The young black man wears a cream bomber jacket, and his arms are outstretched, like he’s carrying a great, invisible weight. His strong hands create a protected space, where a conch shell as big as his head floats at chest level. It’s an otherworldly image, less surrealist dreamscape and more a religious icon—the man’s natural hairstyle evoking a saint’s halo.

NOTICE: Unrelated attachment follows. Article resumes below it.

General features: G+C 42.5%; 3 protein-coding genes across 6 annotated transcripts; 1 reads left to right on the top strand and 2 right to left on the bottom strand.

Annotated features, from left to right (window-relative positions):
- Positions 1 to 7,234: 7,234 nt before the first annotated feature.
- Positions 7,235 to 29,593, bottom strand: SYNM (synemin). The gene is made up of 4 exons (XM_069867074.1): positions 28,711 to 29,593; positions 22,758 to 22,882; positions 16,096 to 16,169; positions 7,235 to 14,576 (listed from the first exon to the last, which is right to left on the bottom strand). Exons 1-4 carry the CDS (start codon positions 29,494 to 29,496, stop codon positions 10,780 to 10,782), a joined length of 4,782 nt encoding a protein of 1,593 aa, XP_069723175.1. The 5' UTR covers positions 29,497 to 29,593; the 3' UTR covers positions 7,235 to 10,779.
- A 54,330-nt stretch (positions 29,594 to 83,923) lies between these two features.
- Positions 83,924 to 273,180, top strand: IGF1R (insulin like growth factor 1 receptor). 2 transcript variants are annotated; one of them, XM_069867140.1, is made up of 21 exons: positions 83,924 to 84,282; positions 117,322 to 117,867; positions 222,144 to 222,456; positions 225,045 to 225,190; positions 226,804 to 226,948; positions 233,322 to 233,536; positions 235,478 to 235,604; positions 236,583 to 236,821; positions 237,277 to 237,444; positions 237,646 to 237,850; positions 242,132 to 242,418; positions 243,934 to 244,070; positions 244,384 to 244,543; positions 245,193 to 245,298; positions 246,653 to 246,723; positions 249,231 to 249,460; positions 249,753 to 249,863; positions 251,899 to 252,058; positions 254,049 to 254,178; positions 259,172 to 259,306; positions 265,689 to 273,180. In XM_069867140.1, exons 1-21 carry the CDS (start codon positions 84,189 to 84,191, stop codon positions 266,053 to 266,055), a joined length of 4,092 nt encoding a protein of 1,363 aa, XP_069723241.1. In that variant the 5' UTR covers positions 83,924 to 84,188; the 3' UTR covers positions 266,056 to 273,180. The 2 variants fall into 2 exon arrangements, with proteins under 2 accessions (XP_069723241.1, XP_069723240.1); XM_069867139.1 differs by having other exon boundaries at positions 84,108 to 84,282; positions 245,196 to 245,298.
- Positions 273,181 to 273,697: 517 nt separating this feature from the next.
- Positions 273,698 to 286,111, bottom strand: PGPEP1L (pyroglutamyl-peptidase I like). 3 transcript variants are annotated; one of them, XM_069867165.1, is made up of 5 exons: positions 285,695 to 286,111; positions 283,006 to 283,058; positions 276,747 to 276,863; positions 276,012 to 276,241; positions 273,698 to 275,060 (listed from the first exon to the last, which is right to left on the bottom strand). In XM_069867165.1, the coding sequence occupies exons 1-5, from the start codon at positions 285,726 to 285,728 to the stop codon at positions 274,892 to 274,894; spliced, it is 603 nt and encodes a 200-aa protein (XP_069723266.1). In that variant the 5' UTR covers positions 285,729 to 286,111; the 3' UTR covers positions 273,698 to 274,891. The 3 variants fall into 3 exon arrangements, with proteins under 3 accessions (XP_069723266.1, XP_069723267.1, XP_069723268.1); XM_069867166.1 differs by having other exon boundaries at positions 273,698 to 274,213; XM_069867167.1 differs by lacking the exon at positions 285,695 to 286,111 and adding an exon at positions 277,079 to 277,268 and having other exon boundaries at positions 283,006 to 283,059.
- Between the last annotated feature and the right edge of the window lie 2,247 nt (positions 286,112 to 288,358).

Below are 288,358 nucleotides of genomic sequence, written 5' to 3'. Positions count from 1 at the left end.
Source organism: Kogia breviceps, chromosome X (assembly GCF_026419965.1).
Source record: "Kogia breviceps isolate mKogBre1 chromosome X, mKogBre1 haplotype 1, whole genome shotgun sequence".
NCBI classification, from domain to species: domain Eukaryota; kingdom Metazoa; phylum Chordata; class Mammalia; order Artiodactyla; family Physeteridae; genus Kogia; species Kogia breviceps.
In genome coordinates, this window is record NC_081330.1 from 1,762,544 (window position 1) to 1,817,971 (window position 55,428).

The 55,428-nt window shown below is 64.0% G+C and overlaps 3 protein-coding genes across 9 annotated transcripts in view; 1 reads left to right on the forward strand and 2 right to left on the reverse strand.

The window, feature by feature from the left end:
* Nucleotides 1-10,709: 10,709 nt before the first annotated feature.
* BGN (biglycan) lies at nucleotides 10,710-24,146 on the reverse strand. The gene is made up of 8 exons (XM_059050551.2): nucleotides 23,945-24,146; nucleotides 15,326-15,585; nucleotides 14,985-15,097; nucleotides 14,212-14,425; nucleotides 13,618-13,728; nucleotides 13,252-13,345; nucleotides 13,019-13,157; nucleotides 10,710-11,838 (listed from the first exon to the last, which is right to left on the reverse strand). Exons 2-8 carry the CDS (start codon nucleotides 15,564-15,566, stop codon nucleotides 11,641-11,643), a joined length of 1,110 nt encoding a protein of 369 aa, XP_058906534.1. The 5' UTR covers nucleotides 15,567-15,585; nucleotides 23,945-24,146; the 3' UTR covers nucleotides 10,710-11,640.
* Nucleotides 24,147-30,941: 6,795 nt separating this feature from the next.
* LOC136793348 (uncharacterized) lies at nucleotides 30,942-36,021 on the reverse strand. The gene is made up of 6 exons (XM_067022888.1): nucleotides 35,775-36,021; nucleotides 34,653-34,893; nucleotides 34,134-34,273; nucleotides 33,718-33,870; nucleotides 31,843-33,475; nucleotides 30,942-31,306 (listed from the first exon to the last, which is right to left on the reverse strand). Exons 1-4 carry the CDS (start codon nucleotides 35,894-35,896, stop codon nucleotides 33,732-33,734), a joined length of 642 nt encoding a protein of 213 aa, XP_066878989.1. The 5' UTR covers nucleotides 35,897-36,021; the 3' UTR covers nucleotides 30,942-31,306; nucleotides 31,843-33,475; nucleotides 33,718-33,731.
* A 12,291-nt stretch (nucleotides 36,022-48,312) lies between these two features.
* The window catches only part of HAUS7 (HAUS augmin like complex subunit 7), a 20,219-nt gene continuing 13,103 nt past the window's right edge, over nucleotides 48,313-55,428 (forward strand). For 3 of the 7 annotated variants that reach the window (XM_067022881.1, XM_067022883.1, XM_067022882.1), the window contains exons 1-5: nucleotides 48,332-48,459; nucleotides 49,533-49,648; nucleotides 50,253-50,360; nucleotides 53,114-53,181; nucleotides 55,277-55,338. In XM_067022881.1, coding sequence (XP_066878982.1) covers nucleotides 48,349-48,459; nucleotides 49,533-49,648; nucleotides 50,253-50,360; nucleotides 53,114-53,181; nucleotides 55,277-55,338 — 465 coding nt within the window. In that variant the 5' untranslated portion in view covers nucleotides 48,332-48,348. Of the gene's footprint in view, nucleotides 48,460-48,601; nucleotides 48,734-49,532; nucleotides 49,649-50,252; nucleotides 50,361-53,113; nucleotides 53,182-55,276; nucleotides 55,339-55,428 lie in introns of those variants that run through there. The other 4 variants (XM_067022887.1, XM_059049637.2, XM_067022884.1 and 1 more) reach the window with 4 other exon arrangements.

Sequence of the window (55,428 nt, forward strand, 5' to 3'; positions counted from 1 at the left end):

The Sound of Silence is a lithograph print first created in 1978 by Charles White, and remixed over and over. Sometimes the man’s jacket is blue or orange, sometimes the image is in black and white. In a later version the shell has been cut out of paper itself—a jagged hole below the man’s imploring expression. In another it’s the young man who has been cut from the image, just his loose clothes and the floating shell remain.
Reed Enger, "Sound of Silence," in Obelisk Art History, Published February 17, 2020; last modified June 15, 2020, http://arthistoryproject.com/artists/charles-white/sound-of-silence/.